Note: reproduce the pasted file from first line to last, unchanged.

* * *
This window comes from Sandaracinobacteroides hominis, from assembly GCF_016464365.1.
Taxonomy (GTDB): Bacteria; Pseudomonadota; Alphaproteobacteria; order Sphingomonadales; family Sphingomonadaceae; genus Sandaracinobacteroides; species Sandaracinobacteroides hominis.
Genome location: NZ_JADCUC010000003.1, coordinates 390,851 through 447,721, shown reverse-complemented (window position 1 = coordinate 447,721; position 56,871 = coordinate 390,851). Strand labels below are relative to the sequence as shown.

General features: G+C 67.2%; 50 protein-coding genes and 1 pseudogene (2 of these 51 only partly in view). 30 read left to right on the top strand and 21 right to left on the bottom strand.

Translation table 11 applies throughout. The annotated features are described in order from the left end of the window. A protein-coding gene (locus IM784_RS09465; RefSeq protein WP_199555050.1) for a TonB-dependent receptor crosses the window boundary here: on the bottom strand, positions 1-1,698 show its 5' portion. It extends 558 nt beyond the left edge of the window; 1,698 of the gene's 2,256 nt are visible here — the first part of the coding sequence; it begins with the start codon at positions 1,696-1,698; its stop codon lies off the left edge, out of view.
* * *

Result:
This window comes from Sandaracinobacteroides hominis, from assembly GCF_016464365.1.
Taxonomy (GTDB): Bacteria; Pseudomonadota; Alphaproteobacteria; order Sphingomonadales; family Sphingomonadaceae; genus Sandaracinobacteroides; species Sandaracinobacteroides hominis.
Genome location: NZ_JADCUC010000003.1, coordinates 390,851 through 447,721, shown reverse-complemented (window position 1 = coordinate 447,721; position 56,871 = coordinate 390,851). Strand labels below are relative to the sequence as shown.

General features: G+C 67.2%; 50 protein-coding genes and 1 pseudogene (2 of these 51 only partly in view). 30 read left to right on the top strand and 21 right to left on the bottom strand.

Translation table 11 applies throughout. The annotated features are described in order from the left end of the window. A protein-coding gene (locus IM784_RS09465; RefSeq protein WP_199555050.1) for a TonB-dependent receptor crosses the window boundary here: on the bottom strand, positions 1-1,698 show its 5' portion. It extends 558 nt beyond the left edge of the window; 1,698 of the gene's 2,256 nt are visible here — the first part of the coding sequence; it begins with the start codon at positions 1,696-1,698; its stop codon lies off the left edge, out of view.